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I have a system of equations with an arbitrary number of equations (k). I'd like to use \vdots to compactly describe the system, like so:

\begin{align*}
  R(-1) &= \sum_{i=1}^m A(i)R(i-1) \\
  R(-2) &= \sum_{i=1}^m A(i)R(i-2) \\
        &\vdots                    \\
  R(-k) &= \sum_{i=1}^m A(i)R(i-k)
\end{align*}

LaTeX output of above code with only minimal.cls and amsmath.sty

I'd like the dots, however, to be centered with = or the entire equation. Is there an elegant way of centering a column or row with AMSMath? I'm currently using an unholy combination of whitespace operators (\; \, etc.) to get the job done.

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3 Answers 3

up vote 30 down vote accepted
\documentclass{article}
\usepackage{amsmath,calc}
\begin{document}

\begin{align*}
  R(-1) &= \sum_{i=1}^m A(i)R(i-1) \\
  R(-2) &= \sum_{i=1}^m A(i)R(i-2) \\
        &\mathrel{\makebox[\widthof{=}]{\vdots}} \\
  R(-k) &= \sum_{i=1}^m A(i)R(i-k)
\end{align*}

\end{document}
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2  
You beat me to it … anyhow, in case there is a wish to avoid using the calc package, here is my version: \setbox0\hbox{=}\mathrel{\makebox[\wd0]{\hfil\vdots\hfil}}. –  Harald Hanche-Olsen Dec 23 '10 at 15:18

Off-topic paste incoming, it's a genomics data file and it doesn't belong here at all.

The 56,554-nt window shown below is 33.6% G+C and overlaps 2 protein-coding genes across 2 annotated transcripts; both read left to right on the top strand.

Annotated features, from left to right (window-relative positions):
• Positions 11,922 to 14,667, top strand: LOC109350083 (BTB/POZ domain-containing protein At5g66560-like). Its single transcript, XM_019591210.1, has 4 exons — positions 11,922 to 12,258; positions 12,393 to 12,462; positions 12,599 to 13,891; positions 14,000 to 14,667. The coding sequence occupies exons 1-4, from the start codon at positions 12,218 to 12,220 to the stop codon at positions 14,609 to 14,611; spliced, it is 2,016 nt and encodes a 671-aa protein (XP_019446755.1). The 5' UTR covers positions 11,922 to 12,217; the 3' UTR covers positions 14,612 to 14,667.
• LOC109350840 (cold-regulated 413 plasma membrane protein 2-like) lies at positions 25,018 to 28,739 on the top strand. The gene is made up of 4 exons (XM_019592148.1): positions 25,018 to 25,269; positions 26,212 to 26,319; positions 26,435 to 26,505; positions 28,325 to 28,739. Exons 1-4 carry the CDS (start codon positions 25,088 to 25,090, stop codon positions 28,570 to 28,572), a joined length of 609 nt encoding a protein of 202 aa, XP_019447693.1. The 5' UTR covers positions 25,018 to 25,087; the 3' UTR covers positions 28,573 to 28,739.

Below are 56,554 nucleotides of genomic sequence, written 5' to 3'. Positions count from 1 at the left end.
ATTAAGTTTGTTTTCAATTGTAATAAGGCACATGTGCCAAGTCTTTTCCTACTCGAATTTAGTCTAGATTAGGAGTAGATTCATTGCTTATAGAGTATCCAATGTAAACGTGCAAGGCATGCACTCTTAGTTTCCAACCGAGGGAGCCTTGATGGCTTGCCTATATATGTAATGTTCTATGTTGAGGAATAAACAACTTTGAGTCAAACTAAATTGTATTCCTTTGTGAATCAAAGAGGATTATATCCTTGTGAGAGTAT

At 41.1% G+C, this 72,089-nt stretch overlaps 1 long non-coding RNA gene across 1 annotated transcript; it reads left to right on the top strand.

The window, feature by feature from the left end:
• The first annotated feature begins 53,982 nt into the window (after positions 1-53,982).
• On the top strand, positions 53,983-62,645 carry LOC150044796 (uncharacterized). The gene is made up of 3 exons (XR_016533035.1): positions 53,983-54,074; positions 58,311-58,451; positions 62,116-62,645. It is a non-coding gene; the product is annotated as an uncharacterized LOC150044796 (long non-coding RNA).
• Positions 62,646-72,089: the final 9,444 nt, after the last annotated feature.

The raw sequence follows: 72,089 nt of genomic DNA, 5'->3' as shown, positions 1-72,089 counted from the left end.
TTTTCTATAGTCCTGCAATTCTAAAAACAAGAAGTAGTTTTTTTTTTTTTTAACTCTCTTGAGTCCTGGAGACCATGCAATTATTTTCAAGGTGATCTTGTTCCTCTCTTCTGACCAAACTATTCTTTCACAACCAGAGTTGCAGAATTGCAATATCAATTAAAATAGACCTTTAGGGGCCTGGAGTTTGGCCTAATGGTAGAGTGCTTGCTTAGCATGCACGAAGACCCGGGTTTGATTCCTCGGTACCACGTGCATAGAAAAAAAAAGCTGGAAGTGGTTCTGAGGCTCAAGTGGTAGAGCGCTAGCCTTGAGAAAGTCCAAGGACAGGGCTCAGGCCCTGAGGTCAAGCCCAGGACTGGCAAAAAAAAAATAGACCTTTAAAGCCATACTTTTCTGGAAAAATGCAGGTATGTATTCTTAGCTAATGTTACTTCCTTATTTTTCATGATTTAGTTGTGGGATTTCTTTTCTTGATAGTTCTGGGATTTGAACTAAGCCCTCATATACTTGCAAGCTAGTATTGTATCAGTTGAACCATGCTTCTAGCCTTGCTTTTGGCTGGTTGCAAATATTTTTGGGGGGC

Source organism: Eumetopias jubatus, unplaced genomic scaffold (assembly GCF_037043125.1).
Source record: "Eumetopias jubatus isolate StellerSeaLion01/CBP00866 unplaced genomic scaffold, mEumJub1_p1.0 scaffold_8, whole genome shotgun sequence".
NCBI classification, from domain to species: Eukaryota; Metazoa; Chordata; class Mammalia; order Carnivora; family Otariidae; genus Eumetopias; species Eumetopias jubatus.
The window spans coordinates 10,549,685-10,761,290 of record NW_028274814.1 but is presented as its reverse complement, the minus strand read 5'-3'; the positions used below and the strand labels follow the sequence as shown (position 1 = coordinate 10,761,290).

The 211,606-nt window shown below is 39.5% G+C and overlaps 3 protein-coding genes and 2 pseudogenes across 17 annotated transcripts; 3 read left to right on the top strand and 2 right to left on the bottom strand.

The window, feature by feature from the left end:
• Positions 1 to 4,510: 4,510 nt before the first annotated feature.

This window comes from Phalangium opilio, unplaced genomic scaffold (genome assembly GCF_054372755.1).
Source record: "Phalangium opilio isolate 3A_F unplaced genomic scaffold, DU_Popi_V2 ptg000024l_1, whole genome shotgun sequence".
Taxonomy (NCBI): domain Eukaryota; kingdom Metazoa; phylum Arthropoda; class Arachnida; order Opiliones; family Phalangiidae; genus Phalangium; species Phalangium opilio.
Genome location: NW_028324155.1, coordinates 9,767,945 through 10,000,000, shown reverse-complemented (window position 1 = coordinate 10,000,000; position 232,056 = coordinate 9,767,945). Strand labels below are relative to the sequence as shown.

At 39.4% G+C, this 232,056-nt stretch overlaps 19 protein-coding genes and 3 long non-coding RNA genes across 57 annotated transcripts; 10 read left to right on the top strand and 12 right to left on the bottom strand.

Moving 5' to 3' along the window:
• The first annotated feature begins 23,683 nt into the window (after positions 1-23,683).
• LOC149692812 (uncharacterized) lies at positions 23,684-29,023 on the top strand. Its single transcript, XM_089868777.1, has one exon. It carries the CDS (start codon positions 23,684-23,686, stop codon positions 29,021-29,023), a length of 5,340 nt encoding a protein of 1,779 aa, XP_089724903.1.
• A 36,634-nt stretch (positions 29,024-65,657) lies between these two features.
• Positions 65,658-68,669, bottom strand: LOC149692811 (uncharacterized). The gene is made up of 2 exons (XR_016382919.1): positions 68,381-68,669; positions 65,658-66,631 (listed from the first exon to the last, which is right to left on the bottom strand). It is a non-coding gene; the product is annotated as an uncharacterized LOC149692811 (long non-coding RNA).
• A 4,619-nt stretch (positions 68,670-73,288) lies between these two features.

I like it! I had been looking at this answer, but I didn't like the need for all the temporary width definitions. \widthof is a great new tool for me. I'll leave the question open for a bit longer, but I think this is the answer. –  Matt B. Dec 23 '10 at 15:18
    
@Harald the \hfil are not needed –  Herbert Dec 23 '10 at 15:49
    
Thanks, Herbert! –  Matt B. Dec 23 '10 at 20:19
    
You're right; instead of \makebox[\wd0] I had \hbox to \wd0 and then I forgot to remove the \hfil after I changed it. –  Harald Hanche-Olsen Dec 23 '10 at 20:39

Consider the package mathtools, which provides several corrections for and additions to amsmath.

\usepackage{mathtools}

It also provides a comfortable solution for your problem. You can even choose between a normal (\vdotswithin) and a short (\shortvdotswithin) distance.

\begin{align*}
  a &= b \\
  & \vdotswithin{=} \\
  & = c \\
  \shortvdotswithin{=}
  & = d
\end{align*}

The result convinces.

Example showing vdotswithin and shortvdotswithin

More details can be found in the documentation of the package, section "Centered \vdots", where also the example above is taken from.

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Here is another option (not very popular among TeXans):

\begin{eqnarray}
  R(-1) &=& \sum_{i=1}^m A(i)R(i-1) \\
  R(-2) &=& \sum_{i=1}^m A(i)R(i-2) \\
        &\vdots& \\
  R(-k) &=& \sum_{i=1}^m A(i)R(i-k)
\end{eqnarray}
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2  
the spacing is lousy in an eqnarray environment. You can it improve wit \arraycolsep=1.4pt –  Herbert Dec 25 '10 at 9:30
    
Yes, I know... this is why I said it is not a popular option... –  user1999 Dec 25 '10 at 13:55

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